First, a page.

Could we judge all deeds by motives,
See the good and bad within, 
Often we would love the sinner
All the while we loathe the sin.
Could we know the powers working
To o'erthrow integrity,
We would judge each other's errors
With more patient charity.
If we knew the cares and trials,
Knew the efforts all in vain, 
And the bitter disappointments­
Understood the loss and gain --
­Would the grim external roughness
Seem, I wonder, just the same? 
Would we help where now we hinder?
Would we pity where we blame?
Ah, we judge each other harshly,
Knowing not life's hidden force; 
Knowing not the fount of action
Is less turbid at its source.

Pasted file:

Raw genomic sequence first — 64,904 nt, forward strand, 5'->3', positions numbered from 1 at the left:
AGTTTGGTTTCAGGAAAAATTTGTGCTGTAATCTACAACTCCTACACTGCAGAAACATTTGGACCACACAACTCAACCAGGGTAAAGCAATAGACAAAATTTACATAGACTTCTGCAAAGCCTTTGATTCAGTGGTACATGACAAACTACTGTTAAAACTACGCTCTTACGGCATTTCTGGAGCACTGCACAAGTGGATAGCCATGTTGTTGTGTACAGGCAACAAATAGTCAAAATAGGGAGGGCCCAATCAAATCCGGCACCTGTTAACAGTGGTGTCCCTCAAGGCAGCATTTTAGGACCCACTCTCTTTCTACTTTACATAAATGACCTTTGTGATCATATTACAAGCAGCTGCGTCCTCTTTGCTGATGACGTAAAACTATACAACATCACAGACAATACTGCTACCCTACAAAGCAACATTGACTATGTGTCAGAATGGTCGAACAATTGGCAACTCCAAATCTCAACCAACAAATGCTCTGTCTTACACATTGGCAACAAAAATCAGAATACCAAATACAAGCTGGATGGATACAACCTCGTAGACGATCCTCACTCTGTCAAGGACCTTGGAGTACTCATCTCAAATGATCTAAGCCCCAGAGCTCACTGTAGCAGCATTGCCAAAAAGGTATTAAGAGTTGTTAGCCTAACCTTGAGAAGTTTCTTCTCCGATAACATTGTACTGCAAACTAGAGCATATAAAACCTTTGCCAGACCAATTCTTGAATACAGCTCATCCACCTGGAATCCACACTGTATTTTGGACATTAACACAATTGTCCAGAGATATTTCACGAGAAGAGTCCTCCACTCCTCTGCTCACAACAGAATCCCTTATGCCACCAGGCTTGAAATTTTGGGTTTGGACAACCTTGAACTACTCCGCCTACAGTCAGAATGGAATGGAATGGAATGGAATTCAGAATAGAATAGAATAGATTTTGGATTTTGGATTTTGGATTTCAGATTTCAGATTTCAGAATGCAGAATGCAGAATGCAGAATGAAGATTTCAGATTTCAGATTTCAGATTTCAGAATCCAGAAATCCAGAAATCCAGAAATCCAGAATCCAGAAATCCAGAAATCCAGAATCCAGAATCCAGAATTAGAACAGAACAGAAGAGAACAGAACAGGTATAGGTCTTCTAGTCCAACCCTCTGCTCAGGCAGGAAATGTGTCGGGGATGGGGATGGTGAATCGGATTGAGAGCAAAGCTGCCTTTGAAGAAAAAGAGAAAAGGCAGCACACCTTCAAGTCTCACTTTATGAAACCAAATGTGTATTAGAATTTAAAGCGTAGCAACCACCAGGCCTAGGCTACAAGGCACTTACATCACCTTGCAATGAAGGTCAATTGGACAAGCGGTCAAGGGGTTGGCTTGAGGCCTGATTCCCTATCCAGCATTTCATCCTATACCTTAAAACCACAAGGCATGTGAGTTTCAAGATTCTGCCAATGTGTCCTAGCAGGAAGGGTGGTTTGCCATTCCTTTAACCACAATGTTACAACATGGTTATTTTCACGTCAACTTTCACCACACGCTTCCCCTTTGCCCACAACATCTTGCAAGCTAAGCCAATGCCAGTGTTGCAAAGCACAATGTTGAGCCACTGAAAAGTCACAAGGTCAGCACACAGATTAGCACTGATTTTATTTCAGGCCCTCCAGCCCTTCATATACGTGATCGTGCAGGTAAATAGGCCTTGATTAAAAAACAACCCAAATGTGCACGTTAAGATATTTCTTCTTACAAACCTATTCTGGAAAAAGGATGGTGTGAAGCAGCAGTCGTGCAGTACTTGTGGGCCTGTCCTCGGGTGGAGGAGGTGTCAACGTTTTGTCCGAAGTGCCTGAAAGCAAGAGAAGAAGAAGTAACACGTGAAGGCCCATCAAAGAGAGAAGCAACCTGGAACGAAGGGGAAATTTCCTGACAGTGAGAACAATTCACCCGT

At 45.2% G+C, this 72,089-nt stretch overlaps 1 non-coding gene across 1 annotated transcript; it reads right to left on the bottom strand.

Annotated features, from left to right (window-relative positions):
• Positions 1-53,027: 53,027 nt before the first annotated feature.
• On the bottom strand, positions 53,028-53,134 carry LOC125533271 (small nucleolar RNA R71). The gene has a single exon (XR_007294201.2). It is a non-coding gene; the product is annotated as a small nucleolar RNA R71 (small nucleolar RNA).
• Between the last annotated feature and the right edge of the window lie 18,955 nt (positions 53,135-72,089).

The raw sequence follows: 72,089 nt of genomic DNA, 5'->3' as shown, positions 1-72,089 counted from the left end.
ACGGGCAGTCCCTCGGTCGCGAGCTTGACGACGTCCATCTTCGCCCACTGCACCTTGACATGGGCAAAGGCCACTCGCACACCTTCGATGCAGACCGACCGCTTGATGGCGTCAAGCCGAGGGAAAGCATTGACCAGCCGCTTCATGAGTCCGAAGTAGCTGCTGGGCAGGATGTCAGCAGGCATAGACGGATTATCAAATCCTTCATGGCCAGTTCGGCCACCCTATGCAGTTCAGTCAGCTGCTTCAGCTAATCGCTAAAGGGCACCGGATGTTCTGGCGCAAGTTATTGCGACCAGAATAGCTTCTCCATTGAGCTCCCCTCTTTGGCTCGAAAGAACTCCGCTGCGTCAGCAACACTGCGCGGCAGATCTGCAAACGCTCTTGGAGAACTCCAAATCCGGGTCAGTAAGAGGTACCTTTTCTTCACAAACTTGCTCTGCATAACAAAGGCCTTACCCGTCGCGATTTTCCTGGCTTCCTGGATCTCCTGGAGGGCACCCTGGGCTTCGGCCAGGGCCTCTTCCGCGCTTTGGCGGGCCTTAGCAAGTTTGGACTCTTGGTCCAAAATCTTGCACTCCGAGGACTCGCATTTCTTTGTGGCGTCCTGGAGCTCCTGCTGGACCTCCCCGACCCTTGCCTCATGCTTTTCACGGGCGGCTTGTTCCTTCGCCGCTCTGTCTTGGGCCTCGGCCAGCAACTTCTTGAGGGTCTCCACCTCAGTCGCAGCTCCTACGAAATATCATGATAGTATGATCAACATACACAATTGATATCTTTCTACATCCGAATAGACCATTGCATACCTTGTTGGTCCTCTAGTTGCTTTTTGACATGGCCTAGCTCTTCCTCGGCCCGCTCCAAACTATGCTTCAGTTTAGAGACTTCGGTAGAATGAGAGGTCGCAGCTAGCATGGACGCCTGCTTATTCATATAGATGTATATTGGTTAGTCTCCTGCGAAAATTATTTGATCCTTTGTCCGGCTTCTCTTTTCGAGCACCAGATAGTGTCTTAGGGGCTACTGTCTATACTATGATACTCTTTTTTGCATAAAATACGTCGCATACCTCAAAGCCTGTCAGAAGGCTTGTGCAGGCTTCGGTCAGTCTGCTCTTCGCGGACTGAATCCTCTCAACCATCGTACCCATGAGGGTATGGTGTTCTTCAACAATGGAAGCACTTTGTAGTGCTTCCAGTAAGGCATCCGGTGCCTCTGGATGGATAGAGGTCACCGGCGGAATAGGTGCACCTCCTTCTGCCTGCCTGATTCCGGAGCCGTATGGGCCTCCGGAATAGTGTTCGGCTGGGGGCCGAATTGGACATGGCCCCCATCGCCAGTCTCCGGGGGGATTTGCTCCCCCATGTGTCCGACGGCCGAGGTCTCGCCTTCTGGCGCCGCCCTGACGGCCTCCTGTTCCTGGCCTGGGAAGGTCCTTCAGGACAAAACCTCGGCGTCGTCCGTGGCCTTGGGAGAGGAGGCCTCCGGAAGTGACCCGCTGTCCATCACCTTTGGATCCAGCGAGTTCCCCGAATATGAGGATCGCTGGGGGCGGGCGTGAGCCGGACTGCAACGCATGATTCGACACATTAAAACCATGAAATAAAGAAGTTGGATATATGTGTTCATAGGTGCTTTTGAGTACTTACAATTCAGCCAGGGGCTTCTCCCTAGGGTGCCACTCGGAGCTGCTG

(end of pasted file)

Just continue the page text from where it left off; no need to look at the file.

Seeing not amid the evil
All the golden grains of good, 
Oh, we'd love each other better
If we only understood.

The Question Box

"Know ye not that the friendship of the world is enmity with God? whosoever therefore will be a friend of the world is the enemy of God." - James 4:4.

This Question Box discussion was first requested for publication in the Youth for Truth bulletin, where it ap­peared in the issue for April-May, 1960. A number of our young people ex­pressed the hope that it might be given wider circulation, hence its reprinting here -- slightly amplified.


Are we to assume from this scripture that if we want to be friends of God we must be enemies of the world? How far does being enemies of the world extend? Does this scripture mean that if we do participate in worldly activi­ties we are enemies of God?